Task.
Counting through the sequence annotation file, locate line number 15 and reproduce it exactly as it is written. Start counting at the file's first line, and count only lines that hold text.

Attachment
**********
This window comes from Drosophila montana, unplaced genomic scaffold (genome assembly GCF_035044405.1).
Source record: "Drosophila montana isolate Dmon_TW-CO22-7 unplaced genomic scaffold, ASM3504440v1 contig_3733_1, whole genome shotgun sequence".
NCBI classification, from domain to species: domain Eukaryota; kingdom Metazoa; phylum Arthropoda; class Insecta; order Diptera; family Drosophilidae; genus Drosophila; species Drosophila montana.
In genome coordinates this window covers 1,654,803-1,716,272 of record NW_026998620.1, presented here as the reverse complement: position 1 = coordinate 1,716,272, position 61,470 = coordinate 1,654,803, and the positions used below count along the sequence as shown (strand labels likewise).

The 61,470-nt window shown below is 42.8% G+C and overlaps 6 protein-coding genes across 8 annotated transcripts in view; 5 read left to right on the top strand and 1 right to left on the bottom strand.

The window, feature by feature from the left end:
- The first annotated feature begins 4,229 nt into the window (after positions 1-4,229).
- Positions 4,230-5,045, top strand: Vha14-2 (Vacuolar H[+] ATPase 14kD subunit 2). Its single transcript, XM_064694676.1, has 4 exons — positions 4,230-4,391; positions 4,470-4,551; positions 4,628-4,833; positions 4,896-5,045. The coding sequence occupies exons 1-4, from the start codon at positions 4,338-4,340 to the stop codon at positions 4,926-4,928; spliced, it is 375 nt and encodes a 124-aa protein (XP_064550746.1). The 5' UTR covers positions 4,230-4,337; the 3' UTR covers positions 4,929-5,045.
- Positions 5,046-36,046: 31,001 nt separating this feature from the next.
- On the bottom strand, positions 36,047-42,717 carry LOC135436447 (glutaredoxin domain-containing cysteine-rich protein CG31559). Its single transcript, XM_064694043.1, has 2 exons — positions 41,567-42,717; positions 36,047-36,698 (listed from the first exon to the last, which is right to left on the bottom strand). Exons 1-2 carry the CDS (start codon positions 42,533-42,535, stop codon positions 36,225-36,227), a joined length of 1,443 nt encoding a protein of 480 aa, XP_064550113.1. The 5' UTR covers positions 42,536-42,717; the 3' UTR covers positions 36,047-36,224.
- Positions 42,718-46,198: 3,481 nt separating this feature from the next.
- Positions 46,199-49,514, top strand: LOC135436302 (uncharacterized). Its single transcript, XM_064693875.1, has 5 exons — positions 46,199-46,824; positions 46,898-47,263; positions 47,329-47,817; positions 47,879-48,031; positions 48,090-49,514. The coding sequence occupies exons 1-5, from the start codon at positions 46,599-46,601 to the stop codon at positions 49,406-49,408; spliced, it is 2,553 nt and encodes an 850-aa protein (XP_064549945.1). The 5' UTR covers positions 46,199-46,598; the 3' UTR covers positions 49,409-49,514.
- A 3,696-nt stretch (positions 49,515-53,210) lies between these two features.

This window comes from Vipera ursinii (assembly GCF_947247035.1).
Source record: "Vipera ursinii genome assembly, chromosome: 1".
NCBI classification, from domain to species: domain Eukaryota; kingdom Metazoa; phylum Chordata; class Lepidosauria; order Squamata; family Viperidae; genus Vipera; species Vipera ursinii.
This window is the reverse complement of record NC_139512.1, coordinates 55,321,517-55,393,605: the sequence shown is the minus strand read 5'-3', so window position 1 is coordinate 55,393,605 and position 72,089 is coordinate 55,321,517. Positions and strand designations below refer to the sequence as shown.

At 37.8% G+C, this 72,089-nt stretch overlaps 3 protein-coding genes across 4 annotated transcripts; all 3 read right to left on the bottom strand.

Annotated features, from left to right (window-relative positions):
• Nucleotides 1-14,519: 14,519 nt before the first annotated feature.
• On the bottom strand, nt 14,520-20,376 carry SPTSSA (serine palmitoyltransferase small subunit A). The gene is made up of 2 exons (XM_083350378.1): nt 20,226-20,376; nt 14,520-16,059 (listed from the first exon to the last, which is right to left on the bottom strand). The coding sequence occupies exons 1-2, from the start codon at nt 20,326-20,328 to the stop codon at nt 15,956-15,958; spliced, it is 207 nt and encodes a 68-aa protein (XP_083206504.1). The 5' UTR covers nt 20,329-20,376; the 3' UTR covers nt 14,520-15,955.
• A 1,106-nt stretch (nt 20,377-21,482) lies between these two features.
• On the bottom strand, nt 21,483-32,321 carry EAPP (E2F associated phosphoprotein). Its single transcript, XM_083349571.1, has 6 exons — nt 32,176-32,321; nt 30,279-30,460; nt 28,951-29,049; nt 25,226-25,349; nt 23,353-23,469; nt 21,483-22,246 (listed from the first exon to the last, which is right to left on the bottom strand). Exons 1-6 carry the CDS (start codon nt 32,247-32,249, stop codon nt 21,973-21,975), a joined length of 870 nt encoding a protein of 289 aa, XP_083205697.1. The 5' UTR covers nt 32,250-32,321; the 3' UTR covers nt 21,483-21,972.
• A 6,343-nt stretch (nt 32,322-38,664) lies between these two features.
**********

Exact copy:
Source record: "Vipera ursinii genome assembly, chromosome: 1".